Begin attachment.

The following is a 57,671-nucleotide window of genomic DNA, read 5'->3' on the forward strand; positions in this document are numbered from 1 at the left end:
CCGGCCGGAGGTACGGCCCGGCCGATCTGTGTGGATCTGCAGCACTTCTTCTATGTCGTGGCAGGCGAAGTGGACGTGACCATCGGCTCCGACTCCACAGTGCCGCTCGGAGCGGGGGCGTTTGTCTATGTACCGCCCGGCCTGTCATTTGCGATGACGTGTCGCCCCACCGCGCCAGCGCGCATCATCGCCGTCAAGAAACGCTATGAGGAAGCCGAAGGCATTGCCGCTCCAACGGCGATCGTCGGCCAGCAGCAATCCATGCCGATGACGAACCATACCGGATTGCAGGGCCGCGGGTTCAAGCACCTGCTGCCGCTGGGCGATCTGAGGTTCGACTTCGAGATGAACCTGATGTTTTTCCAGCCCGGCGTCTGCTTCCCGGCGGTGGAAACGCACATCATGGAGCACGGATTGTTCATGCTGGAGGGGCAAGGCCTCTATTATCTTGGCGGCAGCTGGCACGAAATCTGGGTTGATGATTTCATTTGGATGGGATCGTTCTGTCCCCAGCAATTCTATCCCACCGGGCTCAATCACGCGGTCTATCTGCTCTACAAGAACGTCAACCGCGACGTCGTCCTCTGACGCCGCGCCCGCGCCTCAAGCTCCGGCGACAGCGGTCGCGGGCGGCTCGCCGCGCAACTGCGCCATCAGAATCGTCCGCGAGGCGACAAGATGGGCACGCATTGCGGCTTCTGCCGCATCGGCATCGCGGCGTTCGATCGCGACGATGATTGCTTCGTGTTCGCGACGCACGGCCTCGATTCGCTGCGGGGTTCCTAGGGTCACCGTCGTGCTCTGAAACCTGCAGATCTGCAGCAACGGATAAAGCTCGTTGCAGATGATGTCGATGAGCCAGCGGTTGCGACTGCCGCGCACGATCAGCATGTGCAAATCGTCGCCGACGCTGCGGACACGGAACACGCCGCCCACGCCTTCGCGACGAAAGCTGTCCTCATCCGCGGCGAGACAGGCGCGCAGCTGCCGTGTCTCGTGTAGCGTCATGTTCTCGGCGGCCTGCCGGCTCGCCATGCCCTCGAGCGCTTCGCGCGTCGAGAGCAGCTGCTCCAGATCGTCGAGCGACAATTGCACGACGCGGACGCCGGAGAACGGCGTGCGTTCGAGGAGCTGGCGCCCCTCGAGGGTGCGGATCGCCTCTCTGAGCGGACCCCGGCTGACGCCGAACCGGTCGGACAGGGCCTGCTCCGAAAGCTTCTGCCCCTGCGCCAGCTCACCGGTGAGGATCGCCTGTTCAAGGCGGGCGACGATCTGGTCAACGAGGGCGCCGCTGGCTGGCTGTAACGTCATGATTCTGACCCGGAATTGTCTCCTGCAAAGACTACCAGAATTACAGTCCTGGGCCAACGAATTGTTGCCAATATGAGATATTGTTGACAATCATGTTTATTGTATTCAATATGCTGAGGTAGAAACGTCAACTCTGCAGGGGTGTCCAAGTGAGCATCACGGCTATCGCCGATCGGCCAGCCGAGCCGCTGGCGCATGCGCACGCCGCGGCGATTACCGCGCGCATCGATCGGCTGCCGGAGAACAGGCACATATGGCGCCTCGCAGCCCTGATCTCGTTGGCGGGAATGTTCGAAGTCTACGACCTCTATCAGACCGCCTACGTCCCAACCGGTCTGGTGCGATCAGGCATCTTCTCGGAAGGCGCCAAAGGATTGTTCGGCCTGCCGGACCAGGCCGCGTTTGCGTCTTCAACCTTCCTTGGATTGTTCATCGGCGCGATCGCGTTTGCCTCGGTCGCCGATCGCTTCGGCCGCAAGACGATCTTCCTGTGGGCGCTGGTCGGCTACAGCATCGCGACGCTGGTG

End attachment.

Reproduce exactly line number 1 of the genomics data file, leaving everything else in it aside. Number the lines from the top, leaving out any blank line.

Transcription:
The following is a 57,671-nucleotide window of genomic DNA, read 5'->3' on the forward strand; positions in this document are numbered from 1 at the left end: